Tales From The Camping House

Tales From The Camping House

Tuesday, May 28, 2013

Wawona and Mariposa Grove

This morning we went back through Yosemite Valley and on to our destination of Wawona located by the south gate of Yosemite National Park.

We were able to stop by this waterfall on our way in to the valley. I don't know the name of this one, but it is still beautiful.

We turned right toward Wawona just before we got into Yosemite Valley and continued on the narrow two lane highway.

We arrived at the Wawona Hotel built in 1887 by the Washburn brothers. There is a swimming pool, 9 hole golf course and dining room. We walked around the hotel awhile and then drove over to Mariposa Grove. We had to turn around and go back to Wawona and take the shuttle because the two parking lots were full. I guess there are still a lot of people here.

We went back to Wawona and rode the shuttle back. Mariposa Grove is a grove of sequoia trees that was protected by the Yosemite Grant signed by Abraham Lincoln in 1864. You can take a tram around the forest for a fee, but we opted for the walking trail.

One of the things we learned about the sequoia tree is that when they grow close together as the ones below, they share each other's root systems.

We walked to the Great Grizzley, one of the oldest and largest trees in the park with a trunk that is over 30 feet in diameter.

After we got back from Mariposa Grove, we went over to the Pioneer History Center. Buildings with historical significance were moved together in one location in 1961.

You enter the center by crossing through this covered bridge which was originally built uncovered in 1857. The Washburn brothers used a New England model to cover it in 1875. It was used as the primary crossing over the South Fork area until 1931.

The buildings are located along a paved path. They are open on the weekends and summer with docents.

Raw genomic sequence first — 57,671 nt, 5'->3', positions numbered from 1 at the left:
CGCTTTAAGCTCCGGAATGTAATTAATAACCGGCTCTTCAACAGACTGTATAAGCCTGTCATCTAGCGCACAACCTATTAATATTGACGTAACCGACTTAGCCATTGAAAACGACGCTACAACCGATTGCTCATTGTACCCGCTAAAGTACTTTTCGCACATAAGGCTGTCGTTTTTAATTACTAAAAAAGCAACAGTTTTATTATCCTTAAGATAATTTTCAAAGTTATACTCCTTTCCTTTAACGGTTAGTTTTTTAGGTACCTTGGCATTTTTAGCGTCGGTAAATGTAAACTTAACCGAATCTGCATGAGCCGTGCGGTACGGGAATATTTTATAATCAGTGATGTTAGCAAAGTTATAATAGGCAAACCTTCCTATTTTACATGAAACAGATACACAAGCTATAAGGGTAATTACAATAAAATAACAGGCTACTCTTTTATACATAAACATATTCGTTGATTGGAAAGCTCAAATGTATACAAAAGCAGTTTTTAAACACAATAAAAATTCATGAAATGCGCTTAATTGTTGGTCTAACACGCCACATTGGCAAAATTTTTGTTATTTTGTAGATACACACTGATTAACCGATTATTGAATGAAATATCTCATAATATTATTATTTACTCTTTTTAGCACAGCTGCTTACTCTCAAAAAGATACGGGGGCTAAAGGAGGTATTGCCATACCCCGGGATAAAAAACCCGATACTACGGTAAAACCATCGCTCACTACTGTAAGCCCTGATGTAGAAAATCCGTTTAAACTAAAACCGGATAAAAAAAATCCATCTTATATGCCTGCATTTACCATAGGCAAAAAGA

This was the Wells Fargo Office built upon the demand of the many visitors to the park in 1914. Here, visitors were able to make phone calls and send telegrams.

I'm pretty sure this is a Junco that I zoomed in on while we were there.

This cabin was built as a ranger patrol cabin. In 1914. The U.S. Calvary left Yosemite and the management of the park fell to 15 men. Buildings such as this were used to collect fees and inform visitors of park regulations.

It was time to head back, but on our way back into the Yosemite Valley, there is a long tunnel you go through.

When you exit the tunnel, you see this stupendous view of Yosemite Valley. To the right is Bridal Veil Fall. There is a parking lot located past the tunnel exit where we stopped to see the view.

The sun shone on Bridal Veil Fall creating a rainbow effect on the bottom.

We stopped at Bridal Veil one more time to get a better picture than we got the other day. It's always amazing how different they look at different times of the day.

We headed home. Tomorrow is going to be a stay at home and relax day. We are going to move the rig to a shadier place in the park. They are forecasting temperatures into the 90s this weekend.


  1. 90s? In Yellowstone? Sounds like San Antonio weather!

  2. P.S. The bird is a dark-eyed "Oregon" junco.